For Turtle Bay-watchers, key appointments already made by Secretary-General Ban seem less than inspiring. As the TV infomercial says, but wait, the hard-working South Korean diplomat may yet lead a U.N. revolution.
Mr. Ban plans to reshape the political orientation of the institution by appointing an American — the name I hear is Washington's ambassador to Indonesia, Burton Lynn Pascoe — as his undersecretary-general for political affairs.
He also wants to break in two the burgeoning peacekeeping department: France will continue to head the operational unit, while Japan will lead a brand-new logistical support department.
If successful, these changes may offset some disappointing appointments made so far. On Friday, Mr. Ban named as his deputy a Tanzanian foreign minister, Asha-Rose Migiro, who recently defended Iran's nuclear pursuit and — while the West mulled sanctions against the mullahs — called for better commercial ties between her uranium-mining country and Tehran.
Mr. Ban comes to the job from a different environment than his direct predecessor, Kofi Annan. His native South Korea is faced with a real threat to its life and liberty, and biting the hand of a benefactor and protector there is far less attractive than in the virtual-reality-based Turtle Bay. However, after arriving at the United Nations, Mr. Ban quickly realized that red meat needs to be thrown to those who think wealthy nations — code for America — deserve a thumpin'.
To appease those, Mr. Ban named an Indian, Vijay Nambiar, as chief of staff and then, in a particularly bad choice, a Mexican insider, Alicia Barcena, to head the U.N. management team. Friday's announcement of Ms. Migiro's appointment was greeted with applause by those advocating quotas for women from poorer countries.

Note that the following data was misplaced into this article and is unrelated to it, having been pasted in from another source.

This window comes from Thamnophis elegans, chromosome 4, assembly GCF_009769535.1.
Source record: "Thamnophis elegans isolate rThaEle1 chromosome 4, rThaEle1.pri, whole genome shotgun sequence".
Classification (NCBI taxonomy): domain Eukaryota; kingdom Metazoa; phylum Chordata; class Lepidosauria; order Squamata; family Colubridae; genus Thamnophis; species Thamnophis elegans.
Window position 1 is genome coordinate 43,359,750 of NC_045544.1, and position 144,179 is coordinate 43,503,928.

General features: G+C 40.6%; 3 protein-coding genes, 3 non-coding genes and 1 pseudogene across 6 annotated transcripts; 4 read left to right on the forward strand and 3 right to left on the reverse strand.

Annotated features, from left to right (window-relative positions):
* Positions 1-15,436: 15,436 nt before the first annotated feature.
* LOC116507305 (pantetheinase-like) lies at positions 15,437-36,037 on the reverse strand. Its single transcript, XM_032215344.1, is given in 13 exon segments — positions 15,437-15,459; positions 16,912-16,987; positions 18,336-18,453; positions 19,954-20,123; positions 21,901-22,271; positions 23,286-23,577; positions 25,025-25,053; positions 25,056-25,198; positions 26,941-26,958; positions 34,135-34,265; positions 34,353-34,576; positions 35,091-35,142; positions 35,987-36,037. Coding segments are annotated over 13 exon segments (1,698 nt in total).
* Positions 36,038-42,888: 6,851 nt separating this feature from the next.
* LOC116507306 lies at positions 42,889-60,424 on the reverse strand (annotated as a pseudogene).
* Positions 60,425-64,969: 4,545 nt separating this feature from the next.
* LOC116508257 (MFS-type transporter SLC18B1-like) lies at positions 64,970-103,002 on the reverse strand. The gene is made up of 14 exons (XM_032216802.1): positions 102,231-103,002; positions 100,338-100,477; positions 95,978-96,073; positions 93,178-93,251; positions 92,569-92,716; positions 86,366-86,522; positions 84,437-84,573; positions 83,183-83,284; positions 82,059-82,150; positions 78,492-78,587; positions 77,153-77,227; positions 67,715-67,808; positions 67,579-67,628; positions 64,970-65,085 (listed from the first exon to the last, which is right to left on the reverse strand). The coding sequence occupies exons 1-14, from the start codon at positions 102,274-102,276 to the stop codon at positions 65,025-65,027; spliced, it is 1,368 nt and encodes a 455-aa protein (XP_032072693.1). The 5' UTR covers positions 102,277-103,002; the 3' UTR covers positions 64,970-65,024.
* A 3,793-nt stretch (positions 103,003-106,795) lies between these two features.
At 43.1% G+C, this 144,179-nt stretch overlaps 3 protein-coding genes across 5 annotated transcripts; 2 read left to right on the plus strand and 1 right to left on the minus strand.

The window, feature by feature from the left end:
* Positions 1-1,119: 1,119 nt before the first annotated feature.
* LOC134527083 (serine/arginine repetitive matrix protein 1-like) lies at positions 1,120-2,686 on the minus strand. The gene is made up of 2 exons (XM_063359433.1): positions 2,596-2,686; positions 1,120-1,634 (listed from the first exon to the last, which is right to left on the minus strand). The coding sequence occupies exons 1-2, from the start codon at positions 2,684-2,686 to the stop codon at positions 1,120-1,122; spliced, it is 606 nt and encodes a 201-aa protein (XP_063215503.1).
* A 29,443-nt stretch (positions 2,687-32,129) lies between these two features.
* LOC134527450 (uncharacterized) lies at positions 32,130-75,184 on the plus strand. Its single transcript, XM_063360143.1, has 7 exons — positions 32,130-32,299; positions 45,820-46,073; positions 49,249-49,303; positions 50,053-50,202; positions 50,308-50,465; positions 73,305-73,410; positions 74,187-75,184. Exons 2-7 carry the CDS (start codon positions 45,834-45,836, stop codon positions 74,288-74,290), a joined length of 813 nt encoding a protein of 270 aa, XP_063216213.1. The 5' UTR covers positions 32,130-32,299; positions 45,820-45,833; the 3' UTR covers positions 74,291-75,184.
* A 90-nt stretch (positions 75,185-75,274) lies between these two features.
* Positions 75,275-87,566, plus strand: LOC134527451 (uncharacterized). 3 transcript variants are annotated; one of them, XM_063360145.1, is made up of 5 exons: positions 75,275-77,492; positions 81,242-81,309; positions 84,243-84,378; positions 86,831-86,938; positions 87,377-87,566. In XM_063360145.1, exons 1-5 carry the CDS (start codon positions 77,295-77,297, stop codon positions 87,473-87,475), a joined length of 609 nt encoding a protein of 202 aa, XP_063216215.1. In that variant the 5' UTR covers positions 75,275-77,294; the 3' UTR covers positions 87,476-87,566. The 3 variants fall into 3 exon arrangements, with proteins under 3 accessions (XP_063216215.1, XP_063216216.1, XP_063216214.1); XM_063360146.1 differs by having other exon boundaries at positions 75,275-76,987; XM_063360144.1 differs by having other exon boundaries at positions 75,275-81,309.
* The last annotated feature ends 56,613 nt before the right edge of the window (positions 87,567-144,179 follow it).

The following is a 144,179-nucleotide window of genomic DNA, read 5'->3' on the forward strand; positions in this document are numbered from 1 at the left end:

According to Iran's news agency, IRNA, Ms. Migiro in October told the Iranian ambassador to Tanzania, Abbas Vaezi, that she "supported Iran's right to access peaceful nuclear energy, … praised the positive trend in political and economic ties with Iran, and called for further bolstering bilateral relations in all fields."
This is hardly conducive to good U.N. relations with Washington. It also seems to contradict Mr. Ban's own view, expressed in a press conference in December, that Iran's Holocaust-denying and threats to destroy Israel are "unacceptable." Political input from America will present a red flag to U.N. traditionalists, but it just might be the cure.
Mr. Pascoe, who is a career State Department diplomat with Asian expertise, may not strike one as a revolutionary, but he once headed a Taiwan-friendly institute. China, a major power, frowns on anyone supporting Taiwan's desire to participate in U.N. activities.
In addition, naming officials from the two largest U.N. donors, America and Japan, to lead departments that shape U.N. world policies presents a major departure from the past. Add to this list two former colonial powers, France and Britain — whose John Holmes last week was named to head high-profile humanitarian coordination efforts — and third-world leaders are bound to get upset.
Incidentally, Mr. Ban would be wise to ask Paris to come up with a better candidate than the current undersecretary-general for peacekeeping operations, Jean Marie Guehenno. This week, the new chief quickly got a taste of old Turtle Bay when the Telegraph reported on fresh allegations of sexual abuse by U.N. peacekeepers. Rewarding Mr. Guehenno, whose term was marked by repeated vows of "no tolerance" to sexual abuse, would send the message that empty promises remain preferable to results on the ground.
Breaking up the peacekeeping department may also prove easier to envision than to achieve. Creating a new undersecretary-general position for the new logistics department could entail a new budget, which has to be cleared by General Assembly financing organs. There, Mr. Ban may confront some countries that oppose his attempt to give wealthy countries, such America and Japan, a larger role in shaping U.N. global politics.
The constant need to appease, on the one hand, a voting majority that wants to weaken the rich, and on the other hand, the top financial powers that sustain the organization is one of the main reasons for Turtle Bay's chronic weakness and its tendency to freeze when confronting evil.
Mr. Ban hopes to demonstrate a break from his predecessor by personal example, but starting his workday at 8 a.m. and announcing that he would publicize his personal finances may not be enough. He also needs to follow with his own political instincts more, and purge old ways of thinking even at the risk of tilting the regional balance.
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